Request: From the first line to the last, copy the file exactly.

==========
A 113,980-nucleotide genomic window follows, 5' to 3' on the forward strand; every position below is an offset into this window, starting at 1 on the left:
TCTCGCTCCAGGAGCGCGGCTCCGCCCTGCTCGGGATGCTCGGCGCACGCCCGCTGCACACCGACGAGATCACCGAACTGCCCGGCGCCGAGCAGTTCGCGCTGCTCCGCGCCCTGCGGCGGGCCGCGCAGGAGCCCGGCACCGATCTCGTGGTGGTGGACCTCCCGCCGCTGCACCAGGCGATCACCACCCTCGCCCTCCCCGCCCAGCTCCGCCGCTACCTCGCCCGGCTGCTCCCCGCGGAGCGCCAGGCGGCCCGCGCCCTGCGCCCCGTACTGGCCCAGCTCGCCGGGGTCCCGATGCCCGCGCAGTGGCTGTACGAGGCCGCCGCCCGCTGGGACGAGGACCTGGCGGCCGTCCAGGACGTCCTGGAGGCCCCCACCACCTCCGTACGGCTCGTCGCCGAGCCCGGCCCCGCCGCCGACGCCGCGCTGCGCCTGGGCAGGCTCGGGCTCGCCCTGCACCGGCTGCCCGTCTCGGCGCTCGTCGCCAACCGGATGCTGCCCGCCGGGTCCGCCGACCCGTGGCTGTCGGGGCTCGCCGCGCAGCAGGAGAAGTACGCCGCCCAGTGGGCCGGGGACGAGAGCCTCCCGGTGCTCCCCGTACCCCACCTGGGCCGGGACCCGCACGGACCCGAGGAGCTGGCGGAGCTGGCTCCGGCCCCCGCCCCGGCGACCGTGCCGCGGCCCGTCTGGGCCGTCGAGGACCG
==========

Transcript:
A 113,980-nucleotide genomic window follows, 5' to 3' on the forward strand; every position below is an offset into this window, starting at 1 on the left:
TCTCGCTCCAGGAGCGCGGCTCCGCCCTGCTCGGGATGCTCGGCGCACGCCCGCTGCACACCGACGAGATCACCGAACTGCCCGGCGCCGAGCAGTTCGCGCTGCTCCGCGCCCTGCGGCGGGCCGCGCAGGAGCCCGGCACCGATCTCGTGGTGGTGGACCTCCCGCCGCTGCACCAGGCGATCACCACCCTCGCCCTCCCCGCCCAGCTCCGCCGCTACCTCGCCCGGCTGCTCCCCGCGGAGCGCCAGGCGGCCCGCGCCCTGCGCCCCGTACTGGCCCAGCTCGCCGGGGTCCCGATGCCCGCGCAGTGGCTGTACGAGGCCGCCGCCCGCTGGGACGAGGACCTGGCGGCCGTCCAGGACGTCCTGGAGGCCCCCACCACCTCCGTACGGCTCGTCGCCGAGCCCGGCCCCGCCGCCGACGCCGCGCTGCGCCTGGGCAGGCTCGGGCTCGCCCTGCACCGGCTGCCCGTCTCGGCGCTCGTCGCCAACCGGATGCTGCCCGCCGGGTCCGCCGACCCGTGGCTGTCGGGGCTCGCCGCGCAGCAGGAGAAGTACGCCGCCCAGTGGGCCGGGGACGAGAGCCTCCCGGTGCTCCCCGTACCCCACCTGGGCCGGGACCCGCACGGACCCGAGGAGCTGGCGGAGCTGGCTCCGGCCCCCGCCCCGGCGACCGTGCCGCGGCCCGTCTGGGCCGTCGAGGACCG